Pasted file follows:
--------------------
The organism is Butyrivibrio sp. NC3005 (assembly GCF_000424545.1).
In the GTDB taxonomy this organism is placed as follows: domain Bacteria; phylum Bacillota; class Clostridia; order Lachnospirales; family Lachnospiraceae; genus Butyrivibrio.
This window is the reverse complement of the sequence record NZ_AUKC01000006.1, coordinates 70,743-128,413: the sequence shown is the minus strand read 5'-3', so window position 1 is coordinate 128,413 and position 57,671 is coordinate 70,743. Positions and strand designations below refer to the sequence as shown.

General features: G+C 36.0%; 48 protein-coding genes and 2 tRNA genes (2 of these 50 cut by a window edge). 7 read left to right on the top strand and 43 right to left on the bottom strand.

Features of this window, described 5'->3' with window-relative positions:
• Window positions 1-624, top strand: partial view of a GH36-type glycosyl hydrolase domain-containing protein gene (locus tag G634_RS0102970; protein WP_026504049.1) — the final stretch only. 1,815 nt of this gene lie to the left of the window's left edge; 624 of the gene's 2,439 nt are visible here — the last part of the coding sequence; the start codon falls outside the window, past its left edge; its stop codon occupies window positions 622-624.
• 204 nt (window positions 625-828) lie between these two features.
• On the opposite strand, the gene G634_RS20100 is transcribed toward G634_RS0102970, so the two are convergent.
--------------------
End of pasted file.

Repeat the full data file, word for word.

The organism is Butyrivibrio sp. NC3005 (assembly GCF_000424545.1).
In the GTDB taxonomy this organism is placed as follows: domain Bacteria; phylum Bacillota; class Clostridia; order Lachnospirales; family Lachnospiraceae; genus Butyrivibrio.
This window is the reverse complement of the sequence record NZ_AUKC01000006.1, coordinates 70,743-128,413: the sequence shown is the minus strand read 5'-3', so window position 1 is coordinate 128,413 and position 57,671 is coordinate 70,743. Positions and strand designations below refer to the sequence as shown.

General features: G+C 36.0%; 48 protein-coding genes and 2 tRNA genes (2 of these 50 cut by a window edge). 7 read left to right on the top strand and 43 right to left on the bottom strand.

Features of this window, described 5'->3' with window-relative positions:
• Window positions 1-624, top strand: partial view of a GH36-type glycosyl hydrolase domain-containing protein gene (locus tag G634_RS0102970; protein WP_026504049.1) — the final stretch only. 1,815 nt of this gene lie to the left of the window's left edge; 624 of the gene's 2,439 nt are visible here — the last part of the coding sequence; the start codon falls outside the window, past its left edge; its stop codon occupies window positions 622-624.
• 204 nt (window positions 625-828) lie between these two features.
• On the opposite strand, the gene G634_RS20100 is transcribed toward G634_RS0102970, so the two are convergent.